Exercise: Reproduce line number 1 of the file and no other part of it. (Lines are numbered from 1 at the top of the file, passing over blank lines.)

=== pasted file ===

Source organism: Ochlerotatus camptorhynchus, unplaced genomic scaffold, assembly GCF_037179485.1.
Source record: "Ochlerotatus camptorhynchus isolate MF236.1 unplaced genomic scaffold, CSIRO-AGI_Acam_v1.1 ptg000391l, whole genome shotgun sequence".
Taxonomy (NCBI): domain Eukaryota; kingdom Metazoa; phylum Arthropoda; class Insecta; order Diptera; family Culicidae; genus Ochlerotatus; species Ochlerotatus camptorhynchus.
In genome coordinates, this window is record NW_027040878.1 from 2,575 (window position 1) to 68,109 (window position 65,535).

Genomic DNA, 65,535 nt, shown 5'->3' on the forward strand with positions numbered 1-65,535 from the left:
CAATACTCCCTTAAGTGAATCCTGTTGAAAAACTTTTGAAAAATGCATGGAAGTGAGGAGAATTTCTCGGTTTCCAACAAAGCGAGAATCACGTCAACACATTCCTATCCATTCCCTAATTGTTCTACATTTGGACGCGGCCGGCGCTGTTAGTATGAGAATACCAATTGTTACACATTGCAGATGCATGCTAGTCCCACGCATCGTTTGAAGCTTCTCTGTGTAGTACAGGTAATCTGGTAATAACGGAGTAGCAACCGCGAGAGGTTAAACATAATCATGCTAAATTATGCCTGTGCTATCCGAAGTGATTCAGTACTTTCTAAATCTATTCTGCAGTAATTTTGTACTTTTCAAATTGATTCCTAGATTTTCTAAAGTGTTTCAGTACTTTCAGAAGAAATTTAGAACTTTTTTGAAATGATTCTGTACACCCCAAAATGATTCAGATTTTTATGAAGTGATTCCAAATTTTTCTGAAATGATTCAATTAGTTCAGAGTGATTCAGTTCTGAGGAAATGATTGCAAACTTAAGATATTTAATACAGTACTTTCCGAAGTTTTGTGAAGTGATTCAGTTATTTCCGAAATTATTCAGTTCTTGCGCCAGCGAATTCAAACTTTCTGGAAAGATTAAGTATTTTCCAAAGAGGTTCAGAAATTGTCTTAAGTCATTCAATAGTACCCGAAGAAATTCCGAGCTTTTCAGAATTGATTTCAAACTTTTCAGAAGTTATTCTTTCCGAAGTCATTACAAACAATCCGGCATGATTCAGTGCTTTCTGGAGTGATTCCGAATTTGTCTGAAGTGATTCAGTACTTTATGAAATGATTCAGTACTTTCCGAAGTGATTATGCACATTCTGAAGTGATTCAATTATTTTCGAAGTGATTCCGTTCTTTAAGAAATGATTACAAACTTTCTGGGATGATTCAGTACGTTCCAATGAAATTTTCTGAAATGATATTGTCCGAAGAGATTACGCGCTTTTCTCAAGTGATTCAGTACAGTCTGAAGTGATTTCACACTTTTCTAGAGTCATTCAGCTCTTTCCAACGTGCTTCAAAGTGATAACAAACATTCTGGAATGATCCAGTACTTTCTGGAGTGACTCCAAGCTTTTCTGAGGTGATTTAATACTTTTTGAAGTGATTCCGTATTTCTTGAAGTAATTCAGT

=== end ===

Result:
Source organism: Ochlerotatus camptorhynchus, unplaced genomic scaffold, assembly GCF_037179485.1.